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Referencing parameters collection member by Name bombs?

P: n/a
Hi all,
I am working on porting an application from VB6 to VB.NET 2003 and am
running into some problems. When declaring and populating the parameters for
a SQL Stored Procedure by using the SQLParameter() collection and trying to
reference a particular parameter by name rather than index I get a Type
Conversion error. But when declaring a SqlClient.SqlCommand object and then
adding the parameters to the command object parameters collection I have no
problem referencing a parameter by name. Why should there be a difference?
To illustrate here is some simple code examples.

1. Using the SQLParameter() collection...

Dim parameters As SqlParameter() = { _
New SqlParameter("@DocRef", SqlDbType.VarChar, 30), _
New SqlParameter("@EdiDocID", SqlDbType.Int, 4), _
New SqlParameter("@myDocID", SqlDbType.Int, 4) _
}

parameters("@DocRef").Value = DocRef
'parameters(0).Value = DocRef '(commented out for testing)
parameters(1).Value = EdiDocID
parameters(2).Value = myDocIdent

That example produces a type conversion error when I try to substitute the
parameter name string "@DocRef" for the index integer. However:

2. Adding parameters to the Command object...

Dim cmd As SqlClient.SqlCommand
cmd = New SqlClient.SqlCommand
cmd.Parameters.Add("@DocRef", SqlDbType.VarChar, 30)
cmd.Parameters.Add("@EdiDocID", SqlDbType.Int, 4)
cmd.Parameters.Add("@myDocID", SqlDbType.Int, 4)

cmd.Parameters("@DocRef").Value = DocRef
cmd.Parameters("@EdiDocID").Value = EdiDocID
cmd.Parameters("@myDocID").Value = myDocIdent

This example works just fine. I don't understand why there should be a
difference.

Here is the resulting problem.
When I am passing 150 parameters to populate an Orders table, having to
reference the parameters by numerical index can be cumbersome and very error
prone, especially when fields are added or removed from the table. I am
stuck with using the first method for reasons that I won't go into at this
time. Is there any way to use the parameter name to derive the index value
so I can don't have to renumber the list of parameter value assignments when
a parameter in the called SQL Procedure is removed or added somewhere in the
middle of the list?

Thanks for your input.....
Oct 6 '06 #1
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P: n/a
In your first example you should be using

Dim parameters as SQLParameterCollection
John Kotuby wrote:
Hi all,
I am working on porting an application from VB6 to VB.NET 2003 and am
running into some problems. When declaring and populating the parameters for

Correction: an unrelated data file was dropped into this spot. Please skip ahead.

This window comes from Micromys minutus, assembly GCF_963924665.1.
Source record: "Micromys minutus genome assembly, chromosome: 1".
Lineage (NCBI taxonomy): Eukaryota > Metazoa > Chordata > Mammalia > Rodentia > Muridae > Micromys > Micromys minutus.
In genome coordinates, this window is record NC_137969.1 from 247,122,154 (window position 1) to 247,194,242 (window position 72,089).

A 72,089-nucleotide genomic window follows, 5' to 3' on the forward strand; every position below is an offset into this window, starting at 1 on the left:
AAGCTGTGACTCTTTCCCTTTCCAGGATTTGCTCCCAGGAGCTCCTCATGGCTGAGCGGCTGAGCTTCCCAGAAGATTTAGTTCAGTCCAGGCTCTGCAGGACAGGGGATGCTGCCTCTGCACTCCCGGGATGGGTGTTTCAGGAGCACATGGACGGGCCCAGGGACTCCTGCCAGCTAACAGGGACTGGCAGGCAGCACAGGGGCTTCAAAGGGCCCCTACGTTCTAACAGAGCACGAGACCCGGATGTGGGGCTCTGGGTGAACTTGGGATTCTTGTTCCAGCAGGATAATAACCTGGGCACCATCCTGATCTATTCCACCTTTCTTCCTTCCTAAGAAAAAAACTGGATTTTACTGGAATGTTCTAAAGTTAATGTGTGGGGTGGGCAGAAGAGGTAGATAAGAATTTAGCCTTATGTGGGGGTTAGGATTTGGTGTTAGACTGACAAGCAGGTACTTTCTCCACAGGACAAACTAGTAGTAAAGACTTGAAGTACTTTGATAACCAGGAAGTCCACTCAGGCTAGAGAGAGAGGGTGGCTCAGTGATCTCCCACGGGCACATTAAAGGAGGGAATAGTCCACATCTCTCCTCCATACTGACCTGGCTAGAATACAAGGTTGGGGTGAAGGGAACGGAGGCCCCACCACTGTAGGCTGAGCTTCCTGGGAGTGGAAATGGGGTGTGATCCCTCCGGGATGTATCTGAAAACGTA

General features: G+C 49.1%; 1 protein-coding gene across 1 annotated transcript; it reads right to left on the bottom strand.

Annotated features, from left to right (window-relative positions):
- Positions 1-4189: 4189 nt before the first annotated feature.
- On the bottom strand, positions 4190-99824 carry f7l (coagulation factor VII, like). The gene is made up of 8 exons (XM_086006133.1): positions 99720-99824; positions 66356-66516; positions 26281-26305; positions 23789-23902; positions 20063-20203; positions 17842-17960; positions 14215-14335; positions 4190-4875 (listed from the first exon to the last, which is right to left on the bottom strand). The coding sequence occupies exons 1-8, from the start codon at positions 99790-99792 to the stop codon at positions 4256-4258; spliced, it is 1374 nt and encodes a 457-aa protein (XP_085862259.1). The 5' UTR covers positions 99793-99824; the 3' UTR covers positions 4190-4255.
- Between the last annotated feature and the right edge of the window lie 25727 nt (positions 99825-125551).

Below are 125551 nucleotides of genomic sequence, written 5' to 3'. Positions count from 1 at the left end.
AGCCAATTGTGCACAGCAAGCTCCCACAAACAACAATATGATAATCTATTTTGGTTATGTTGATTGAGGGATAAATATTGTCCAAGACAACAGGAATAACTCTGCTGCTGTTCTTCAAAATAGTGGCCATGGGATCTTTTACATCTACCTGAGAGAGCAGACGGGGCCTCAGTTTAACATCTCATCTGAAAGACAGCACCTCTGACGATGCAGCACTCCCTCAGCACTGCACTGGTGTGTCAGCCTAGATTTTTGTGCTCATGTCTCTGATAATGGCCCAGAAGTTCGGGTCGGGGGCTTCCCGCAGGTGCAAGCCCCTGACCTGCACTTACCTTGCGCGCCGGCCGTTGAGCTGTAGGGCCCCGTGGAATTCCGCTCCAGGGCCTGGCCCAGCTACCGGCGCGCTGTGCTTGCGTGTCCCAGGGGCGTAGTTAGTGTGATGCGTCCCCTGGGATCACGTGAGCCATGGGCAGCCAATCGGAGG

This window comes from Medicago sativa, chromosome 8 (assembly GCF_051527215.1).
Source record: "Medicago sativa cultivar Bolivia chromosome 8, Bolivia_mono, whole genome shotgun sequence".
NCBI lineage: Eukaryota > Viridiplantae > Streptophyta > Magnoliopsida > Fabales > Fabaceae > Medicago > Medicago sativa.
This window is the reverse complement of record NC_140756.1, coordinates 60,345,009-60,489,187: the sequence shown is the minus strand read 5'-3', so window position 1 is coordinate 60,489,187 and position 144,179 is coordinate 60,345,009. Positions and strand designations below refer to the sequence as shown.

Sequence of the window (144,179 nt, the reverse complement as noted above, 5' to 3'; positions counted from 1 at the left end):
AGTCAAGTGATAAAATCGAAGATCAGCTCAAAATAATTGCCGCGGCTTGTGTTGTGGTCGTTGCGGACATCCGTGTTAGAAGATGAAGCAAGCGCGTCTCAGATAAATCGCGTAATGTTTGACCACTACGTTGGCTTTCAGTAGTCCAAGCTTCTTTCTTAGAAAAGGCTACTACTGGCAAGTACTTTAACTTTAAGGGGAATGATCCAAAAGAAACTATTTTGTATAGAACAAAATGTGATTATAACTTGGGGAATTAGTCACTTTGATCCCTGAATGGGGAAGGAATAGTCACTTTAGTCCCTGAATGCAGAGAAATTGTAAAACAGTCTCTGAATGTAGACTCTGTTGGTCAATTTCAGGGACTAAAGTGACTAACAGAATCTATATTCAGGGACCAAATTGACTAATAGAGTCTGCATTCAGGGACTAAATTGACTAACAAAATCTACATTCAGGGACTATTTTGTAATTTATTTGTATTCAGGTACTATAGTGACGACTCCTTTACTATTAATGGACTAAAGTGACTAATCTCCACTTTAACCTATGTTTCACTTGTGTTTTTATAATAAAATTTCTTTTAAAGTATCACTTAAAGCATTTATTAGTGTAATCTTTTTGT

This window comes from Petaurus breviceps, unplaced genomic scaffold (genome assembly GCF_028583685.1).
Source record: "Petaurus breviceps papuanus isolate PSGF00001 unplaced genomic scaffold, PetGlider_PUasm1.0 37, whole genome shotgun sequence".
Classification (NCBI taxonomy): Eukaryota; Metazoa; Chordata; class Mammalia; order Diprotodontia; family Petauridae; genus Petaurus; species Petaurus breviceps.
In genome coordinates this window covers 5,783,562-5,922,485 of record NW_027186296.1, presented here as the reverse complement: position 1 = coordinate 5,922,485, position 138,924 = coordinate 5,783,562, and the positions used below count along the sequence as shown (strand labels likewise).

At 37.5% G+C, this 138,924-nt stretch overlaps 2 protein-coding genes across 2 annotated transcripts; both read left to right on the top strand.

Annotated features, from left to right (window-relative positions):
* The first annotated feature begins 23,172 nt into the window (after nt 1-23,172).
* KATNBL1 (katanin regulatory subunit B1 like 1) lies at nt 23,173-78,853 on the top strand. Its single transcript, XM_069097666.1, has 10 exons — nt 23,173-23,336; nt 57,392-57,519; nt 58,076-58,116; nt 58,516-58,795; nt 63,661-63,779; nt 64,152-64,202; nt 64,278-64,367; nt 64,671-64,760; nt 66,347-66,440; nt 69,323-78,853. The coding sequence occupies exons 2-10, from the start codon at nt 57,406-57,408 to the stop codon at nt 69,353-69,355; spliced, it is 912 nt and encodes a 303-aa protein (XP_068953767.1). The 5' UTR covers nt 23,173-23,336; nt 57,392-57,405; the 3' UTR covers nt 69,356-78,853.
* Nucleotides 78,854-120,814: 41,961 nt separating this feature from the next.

a SQL Stored Procedure by using the SQLParameter() collection and trying to
reference a particular parameter by name rather than index I get a Type
Conversion error. But when declaring a SqlClient.SqlCommand object and then
adding the parameters to the command object parameters collection I have no
problem referencing a parameter by name. Why should there be a difference?
To illustrate here is some simple code examples.

1. Using the SQLParameter() collection...

Dim parameters As SqlParameter() = { _
New SqlParameter("@DocRef", SqlDbType.VarChar, 30), _
New SqlParameter("@EdiDocID", SqlDbType.Int, 4), _
New SqlParameter("@myDocID", SqlDbType.Int, 4) _
}

parameters("@DocRef").Value = DocRef
'parameters(0).Value = DocRef '(commented out for testing)
parameters(1).Value = EdiDocID
parameters(2).Value = myDocIdent

That example produces a type conversion error when I try to substitute the
parameter name string "@DocRef" for the index integer. However:

2. Adding parameters to the Command object...

Dim cmd As SqlClient.SqlCommand
cmd = New SqlClient.SqlCommand
cmd.Parameters.Add("@DocRef", SqlDbType.VarChar, 30)
cmd.Parameters.Add("@EdiDocID", SqlDbType.Int, 4)
cmd.Parameters.Add("@myDocID", SqlDbType.Int, 4)

cmd.Parameters("@DocRef").Value = DocRef
cmd.Parameters("@EdiDocID").Value = EdiDocID
cmd.Parameters("@myDocID").Value = myDocIdent

This example works just fine. I don't understand why there should be a
difference.

Here is the resulting problem.
When I am passing 150 parameters to populate an Orders table, having to
reference the parameters by numerical index can be cumbersome and very error
prone, especially when fields are added or removed from the table. I am
stuck with using the first method for reasons that I won't go into at this
time. Is there any way to use the parameter name to derive the index value
so I can don't have to renumber the list of parameter value assignments when
a parameter in the called SQL Procedure is removed or added somewhere in the
middle of the list?

Thanks for your input.....
Oct 6 '06 #2

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